A poll of 300 Seattle voters paid for by maritime business and labor interests found that most city residents oppose the proposal to put a new sports arena in the existing stadium district, which abuts the Port of Seattle.

Fifty-two percent of respondents said they somewhat or strongly oppose the arena plan offered by a group of investors led by Chris Hansen. In asking respondents for their views, the survey question noted that the plan includes $200 million in public bonds to be issued by Seattle and King County and repaid by arena taxes and revenues.

Forty-two percent of respondents said they supported the arena plan.

More respondents opposed the plan when they were told that port interests and some elected officials believe a new arena could cost jobs and worsen transportation problems. Fifty-eight percent of respondents said they opposed using public money to build the arena when told about these concerns, with 35 percent saying they still supported the plan.

The survey, conducted by DHM Research on August 8 and 9, carries a margin of error of plus or minus 5.7 percent -- meaning it's possible that opposition to the arena plan is much stronger or, alternatively, that a majority of Seattle voters support it.

The survey sample was weighted toward older voters. Forty percent of those polled were ages 55 or older, with 26 percent of the sample above the age of 65. Just 36 percent of the sample was comprised of voters ages 44 and younger.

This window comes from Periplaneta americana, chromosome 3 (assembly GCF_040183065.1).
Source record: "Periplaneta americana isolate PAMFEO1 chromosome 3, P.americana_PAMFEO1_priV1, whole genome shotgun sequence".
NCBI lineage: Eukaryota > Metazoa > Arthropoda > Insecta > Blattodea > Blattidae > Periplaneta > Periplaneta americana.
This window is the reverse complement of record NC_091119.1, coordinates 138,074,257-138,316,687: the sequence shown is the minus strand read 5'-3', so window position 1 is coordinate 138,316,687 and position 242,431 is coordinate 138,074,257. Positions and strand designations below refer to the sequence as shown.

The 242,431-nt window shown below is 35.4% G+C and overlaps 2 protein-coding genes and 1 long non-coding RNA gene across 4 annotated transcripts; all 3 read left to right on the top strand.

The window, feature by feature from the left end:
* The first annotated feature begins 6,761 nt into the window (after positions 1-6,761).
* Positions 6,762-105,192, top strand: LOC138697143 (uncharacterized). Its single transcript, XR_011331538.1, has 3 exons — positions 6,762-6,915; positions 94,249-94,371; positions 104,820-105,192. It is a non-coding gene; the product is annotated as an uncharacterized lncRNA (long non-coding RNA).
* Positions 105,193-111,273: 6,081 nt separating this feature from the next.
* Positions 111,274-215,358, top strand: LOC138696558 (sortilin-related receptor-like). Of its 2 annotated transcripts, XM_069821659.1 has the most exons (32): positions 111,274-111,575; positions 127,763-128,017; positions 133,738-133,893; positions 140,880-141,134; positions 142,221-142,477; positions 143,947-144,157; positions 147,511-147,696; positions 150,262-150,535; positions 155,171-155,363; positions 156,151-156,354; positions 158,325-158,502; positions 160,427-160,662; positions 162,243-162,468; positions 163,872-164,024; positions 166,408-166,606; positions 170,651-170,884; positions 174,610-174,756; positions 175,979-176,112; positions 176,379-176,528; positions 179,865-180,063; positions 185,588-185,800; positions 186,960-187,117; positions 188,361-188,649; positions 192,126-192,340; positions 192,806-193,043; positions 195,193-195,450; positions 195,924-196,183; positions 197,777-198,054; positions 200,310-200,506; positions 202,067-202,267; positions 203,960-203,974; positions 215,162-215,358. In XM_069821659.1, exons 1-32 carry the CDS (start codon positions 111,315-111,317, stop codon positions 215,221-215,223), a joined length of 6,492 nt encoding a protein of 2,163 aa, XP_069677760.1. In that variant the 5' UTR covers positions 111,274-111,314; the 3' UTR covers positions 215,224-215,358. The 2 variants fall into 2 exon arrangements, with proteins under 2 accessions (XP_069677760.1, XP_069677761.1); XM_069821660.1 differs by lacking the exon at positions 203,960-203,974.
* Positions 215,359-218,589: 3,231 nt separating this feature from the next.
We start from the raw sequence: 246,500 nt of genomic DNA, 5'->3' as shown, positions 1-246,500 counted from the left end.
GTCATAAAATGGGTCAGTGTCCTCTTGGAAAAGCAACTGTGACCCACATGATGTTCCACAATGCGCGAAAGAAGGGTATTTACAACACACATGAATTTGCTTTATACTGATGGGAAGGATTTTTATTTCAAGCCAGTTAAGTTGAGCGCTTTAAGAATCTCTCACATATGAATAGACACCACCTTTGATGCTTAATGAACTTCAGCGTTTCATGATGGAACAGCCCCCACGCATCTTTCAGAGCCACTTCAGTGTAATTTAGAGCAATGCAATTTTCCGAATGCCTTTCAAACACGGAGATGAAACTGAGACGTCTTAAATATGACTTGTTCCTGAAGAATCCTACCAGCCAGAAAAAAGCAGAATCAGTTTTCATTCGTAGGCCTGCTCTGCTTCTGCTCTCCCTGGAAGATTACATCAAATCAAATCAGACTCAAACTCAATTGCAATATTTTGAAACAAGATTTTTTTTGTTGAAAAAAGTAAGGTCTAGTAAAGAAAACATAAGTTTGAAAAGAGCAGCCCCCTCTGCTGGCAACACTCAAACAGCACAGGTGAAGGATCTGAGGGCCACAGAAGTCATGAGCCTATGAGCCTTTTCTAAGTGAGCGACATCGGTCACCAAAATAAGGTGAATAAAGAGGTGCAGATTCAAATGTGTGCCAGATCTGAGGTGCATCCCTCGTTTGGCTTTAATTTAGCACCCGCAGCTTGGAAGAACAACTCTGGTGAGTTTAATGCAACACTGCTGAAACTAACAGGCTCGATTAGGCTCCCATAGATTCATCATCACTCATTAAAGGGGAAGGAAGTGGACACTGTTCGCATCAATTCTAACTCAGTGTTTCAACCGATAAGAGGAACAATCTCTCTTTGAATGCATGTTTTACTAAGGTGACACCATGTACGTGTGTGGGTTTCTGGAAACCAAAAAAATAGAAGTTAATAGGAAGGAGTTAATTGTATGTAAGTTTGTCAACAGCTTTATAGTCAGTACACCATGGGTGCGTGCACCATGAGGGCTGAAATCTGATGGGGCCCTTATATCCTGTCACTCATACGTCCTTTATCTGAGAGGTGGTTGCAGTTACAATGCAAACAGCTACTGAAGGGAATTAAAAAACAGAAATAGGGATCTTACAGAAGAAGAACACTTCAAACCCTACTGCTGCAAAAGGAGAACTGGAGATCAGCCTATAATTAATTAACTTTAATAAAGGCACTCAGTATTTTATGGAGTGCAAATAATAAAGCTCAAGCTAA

Asked about the sample's bias toward older voters, a spokesman for the group that sponsored the poll said the sample represented a statistically accurate representation of registered voters in Seattle.

In terms of age, older demographics are more likely to register to vote than younger demographics, said Ashley Bach. The City Council represents not just hardcore Sonics fans in their 20s and 30s but all ages and all demographics, he added. The council needs to listen to all their constituents on the issue.

Peter McCollum, a spokesman for Hansen, criticized the survey's wording. The poll released today by arena opponents seems to be more about influencing public opinion than about asking voters what they think. The questions do not come close to accurately describing our arena proposal and leave out some very basic, but critical facts.

Those facts, McCollum said, include: Public bonds would be paid only from arena tax revenue that would not exist otherwise and from rent paid by the teams, and the proposal includes unprecedented public protections to ensure team owners, and not taxpayers, cover any cost overruns or shortfalls in tax revenue.

The release of the survey is the latest step taken by the Port of Seattle and its allies to block Hansen's plan. On Tuesday, port officials released three studies that concluded a third sports venue in SODO would create significant challenges to moving freight to and from the port, putting at risk thousands of port-related jobs.

But unlike the reports released earlier in the week, the survey and an accompanying memo to the Seattle Council stressed the public opposition to using city and county bonding authority to support the project.

As you continue your consideration of the arena proposal brought forth by Chris Hansen, writes port worker and former state lawmaker Max Vekich, it appears that some City Councilmembers are operating under the assumption that there is strong support among Seattle voters to use public bonding capacity for construction of an arena in Sodo. That is not the case.'s Russ Walker contributed.

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